How age changes the way we travel

Travelers on a Grand Circle cruise in Arles

With age comes more savvy, more free time and a keener sense of what’s important…

Age doesn’t diminish wanderlust but it sure affects the way we travel: The physical, mental, and emotional changes commonly associated with aging lead to adaptations in travel style and preferences.

An AARP study of 2015 Baby Boomer Travel Trends found that older travelers anticipated taking 4 – 5 trips the following year. Most respondents (97 percent) planned at least one domestic trip and nearly half (45 percent) planned international ones. While most research on over-50 travelers focuses primarily on boomers, data on the Silent Generation (those born between 1925 and 1945) suggests that with improved health and increased longevity, these folks, too, are opting to travel as long as they can as opposed to retreating to rocking chairs and recliners.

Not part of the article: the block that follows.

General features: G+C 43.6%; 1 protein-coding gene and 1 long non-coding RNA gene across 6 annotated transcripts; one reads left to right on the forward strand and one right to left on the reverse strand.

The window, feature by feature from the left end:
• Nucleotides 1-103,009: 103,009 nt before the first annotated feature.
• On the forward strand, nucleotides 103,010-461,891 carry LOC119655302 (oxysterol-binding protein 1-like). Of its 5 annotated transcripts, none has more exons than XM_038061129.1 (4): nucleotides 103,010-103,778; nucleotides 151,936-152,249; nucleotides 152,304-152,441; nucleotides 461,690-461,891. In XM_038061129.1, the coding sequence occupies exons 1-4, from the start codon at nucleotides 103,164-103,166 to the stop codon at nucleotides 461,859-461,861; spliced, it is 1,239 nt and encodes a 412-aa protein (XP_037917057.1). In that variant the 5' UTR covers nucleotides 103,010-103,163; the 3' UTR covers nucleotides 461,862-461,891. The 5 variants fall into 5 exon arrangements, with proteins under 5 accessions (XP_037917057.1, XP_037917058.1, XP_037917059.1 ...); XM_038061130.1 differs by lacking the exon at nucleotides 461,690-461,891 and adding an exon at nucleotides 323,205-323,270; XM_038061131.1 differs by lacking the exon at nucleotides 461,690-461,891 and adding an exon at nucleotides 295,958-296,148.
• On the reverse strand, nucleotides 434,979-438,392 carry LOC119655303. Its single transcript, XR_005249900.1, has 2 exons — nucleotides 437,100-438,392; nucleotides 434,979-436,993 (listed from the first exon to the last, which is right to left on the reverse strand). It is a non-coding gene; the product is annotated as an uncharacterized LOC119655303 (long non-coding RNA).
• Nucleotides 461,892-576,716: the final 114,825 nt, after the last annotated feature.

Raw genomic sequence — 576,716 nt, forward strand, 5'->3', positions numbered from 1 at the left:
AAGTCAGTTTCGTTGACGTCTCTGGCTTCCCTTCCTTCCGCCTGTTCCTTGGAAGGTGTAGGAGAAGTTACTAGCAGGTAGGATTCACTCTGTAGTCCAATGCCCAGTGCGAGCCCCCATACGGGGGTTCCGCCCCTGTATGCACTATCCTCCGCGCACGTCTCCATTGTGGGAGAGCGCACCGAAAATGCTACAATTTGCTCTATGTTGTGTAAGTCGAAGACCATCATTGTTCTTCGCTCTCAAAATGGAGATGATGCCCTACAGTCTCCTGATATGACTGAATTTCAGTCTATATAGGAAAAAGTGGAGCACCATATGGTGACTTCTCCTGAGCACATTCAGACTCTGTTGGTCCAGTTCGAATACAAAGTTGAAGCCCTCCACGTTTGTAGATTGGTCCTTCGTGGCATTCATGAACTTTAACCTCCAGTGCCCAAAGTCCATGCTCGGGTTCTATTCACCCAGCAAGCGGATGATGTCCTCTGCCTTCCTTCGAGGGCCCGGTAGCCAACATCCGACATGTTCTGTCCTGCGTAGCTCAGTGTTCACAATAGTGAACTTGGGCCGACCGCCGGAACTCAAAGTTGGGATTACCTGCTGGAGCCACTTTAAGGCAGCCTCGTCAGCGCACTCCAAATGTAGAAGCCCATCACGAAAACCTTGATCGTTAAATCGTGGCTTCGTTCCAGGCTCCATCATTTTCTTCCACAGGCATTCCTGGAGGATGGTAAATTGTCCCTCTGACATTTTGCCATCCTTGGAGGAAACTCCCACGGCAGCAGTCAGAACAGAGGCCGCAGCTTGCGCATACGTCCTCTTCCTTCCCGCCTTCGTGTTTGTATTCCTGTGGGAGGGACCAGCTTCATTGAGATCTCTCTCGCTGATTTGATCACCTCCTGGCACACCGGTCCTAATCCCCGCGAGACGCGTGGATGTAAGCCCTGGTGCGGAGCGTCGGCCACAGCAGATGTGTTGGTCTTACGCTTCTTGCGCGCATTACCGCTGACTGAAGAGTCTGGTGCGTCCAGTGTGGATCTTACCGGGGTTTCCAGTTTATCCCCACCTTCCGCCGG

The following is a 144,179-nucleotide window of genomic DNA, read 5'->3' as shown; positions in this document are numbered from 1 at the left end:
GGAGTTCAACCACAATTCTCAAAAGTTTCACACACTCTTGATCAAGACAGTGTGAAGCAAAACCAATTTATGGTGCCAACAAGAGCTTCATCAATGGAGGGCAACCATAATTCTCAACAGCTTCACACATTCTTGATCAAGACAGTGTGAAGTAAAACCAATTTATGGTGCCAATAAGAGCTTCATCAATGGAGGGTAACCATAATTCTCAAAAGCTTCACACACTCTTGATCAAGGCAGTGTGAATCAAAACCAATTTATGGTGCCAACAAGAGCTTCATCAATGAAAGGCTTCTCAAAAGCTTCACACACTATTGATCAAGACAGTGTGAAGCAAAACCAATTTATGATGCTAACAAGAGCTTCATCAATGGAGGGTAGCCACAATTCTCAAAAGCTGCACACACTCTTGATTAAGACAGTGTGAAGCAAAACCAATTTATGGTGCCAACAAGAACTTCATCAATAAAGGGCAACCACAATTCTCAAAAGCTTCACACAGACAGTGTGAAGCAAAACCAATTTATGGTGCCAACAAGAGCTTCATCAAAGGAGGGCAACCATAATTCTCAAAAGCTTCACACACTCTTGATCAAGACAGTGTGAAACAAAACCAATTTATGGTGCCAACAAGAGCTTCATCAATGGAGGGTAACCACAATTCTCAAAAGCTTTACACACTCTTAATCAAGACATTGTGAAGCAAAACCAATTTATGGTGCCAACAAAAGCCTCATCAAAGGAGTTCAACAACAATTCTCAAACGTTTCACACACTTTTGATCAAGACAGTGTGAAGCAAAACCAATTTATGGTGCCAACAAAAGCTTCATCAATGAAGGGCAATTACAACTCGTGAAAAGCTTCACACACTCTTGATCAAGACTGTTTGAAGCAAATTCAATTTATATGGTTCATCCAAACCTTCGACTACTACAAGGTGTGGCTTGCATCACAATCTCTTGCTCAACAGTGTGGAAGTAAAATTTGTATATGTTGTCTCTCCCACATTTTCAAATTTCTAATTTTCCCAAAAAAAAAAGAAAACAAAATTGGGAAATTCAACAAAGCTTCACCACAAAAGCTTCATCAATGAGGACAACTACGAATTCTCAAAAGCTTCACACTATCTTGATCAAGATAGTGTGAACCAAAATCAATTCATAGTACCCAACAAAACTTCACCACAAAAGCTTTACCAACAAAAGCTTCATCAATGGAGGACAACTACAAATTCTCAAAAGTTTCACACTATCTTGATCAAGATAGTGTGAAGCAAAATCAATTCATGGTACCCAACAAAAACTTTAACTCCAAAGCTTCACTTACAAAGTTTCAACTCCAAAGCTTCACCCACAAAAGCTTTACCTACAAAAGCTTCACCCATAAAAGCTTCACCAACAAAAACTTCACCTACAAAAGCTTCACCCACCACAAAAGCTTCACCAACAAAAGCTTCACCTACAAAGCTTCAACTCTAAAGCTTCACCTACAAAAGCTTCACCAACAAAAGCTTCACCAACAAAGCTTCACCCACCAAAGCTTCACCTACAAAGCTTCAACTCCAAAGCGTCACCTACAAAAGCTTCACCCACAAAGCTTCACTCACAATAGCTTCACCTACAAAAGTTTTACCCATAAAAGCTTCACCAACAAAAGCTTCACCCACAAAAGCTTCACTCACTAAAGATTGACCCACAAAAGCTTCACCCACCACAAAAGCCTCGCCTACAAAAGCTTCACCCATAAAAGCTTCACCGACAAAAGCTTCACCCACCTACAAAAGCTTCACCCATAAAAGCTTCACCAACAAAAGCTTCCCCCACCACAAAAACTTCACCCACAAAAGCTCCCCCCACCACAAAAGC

“I wasn’t afraid to stroll instead of run.”

— says one Cruise Critic member

sOf course, age is only one factor—among many—affecting travel. Being part of the same age cohort doesn’t necessarily put everyone in the same proverbial boat: Individuals vary widely in terms of their economic status, lifestyle, interests, attitudes and values—along with health and physical stamina. Yet travelers (50 years and older) as well as experts can identify distinct differences between groups of older and younger travelers.

My latest article on PBS Next Avenue, entitled 6 Ways Age Changes How We Travel, describes some of the subtle and not so subtle ways that travel tends to change with age.

Click here to read the Next Avenue in its entirety.

The article was also published on MarketWatch on 3/10/17.

Next Avenue
Next Avenue

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